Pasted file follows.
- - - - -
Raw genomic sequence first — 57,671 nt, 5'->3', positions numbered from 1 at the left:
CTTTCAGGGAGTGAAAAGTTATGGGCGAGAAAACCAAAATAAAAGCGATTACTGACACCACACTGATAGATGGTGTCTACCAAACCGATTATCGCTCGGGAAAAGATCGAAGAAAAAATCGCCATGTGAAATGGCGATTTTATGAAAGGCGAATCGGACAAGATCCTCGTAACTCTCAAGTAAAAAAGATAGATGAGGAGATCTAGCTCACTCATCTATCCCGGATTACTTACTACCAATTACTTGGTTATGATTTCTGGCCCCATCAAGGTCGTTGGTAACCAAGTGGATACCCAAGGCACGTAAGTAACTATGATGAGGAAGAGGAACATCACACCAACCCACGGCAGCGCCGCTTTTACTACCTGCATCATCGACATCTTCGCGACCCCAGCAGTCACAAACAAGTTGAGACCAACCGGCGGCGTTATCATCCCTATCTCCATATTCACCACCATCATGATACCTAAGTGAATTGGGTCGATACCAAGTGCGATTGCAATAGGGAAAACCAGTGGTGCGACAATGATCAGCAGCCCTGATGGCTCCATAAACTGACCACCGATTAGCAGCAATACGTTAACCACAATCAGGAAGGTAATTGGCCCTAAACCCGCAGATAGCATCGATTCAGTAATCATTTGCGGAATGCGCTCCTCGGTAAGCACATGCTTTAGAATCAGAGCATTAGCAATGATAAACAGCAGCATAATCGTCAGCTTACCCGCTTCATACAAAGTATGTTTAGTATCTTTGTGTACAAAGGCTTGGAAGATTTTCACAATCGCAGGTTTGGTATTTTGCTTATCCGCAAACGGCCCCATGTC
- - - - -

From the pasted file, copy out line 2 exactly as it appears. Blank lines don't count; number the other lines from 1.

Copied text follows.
CTTTCAGGGAGTGAAAAGTTATGGGCGAGAAAACCAAAATAAAAGCGATTACTGACACCACACTGATAGATGGTGTCTACCAAACCGATTATCGCTCGGGAAAAGATCGAAGAAAAAATCGCCATGTGAAATGGCGATTTTATGAAAGGCGAATCGGACAAGATCCTCGTAACTCTCAAGTAAAAAAGATAGATGAGGAGATCTAGCTCACTCATCTATCCCGGATTACTTACTACCAATTACTTGGTTATGATTTCTGGCCCCATCAAGGTCGTTGGTAACCAAGTGGATACCCAAGGCACGTAAGTAACTATGATGAGGAAGAGGAACATCACACCAACCCACGGCAGCGCCGCTTTTACTACCTGCATCATCGACATCTTCGCGACCCCAGCAGTCACAAACAAGTTGAGACCAACCGGCGGCGTTATCATCCCTATCTCCATATTCACCACCATCATGATACCTAAGTGAATTGGGTCGATACCAAGTGCGATTGCAATAGGGAAAACCAGTGGTGCGACAATGATCAGCAGCCCTGATGGCTCCATAAACTGACCACCGATTAGCAGCAATACGTTAACCACAATCAGGAAGGTAATTGGCCCTAAACCCGCAGATAGCATCGATTCAGTAATCATTTGCGGAATGCGCTCCTCGGTAAGCACATGCTTTAGAATCAGAGCATTAGCAATGATAAACAGCAGCATAATCGTCAGCTTACCCGCTTCATACAAAGTATGTTTAGTATCTTTGTGTACAAAGGCTTGGAAGATTTTCACAATCGCAGGTTTGGTATTTTGCTTATCCGCAAACGGCCCCATGTC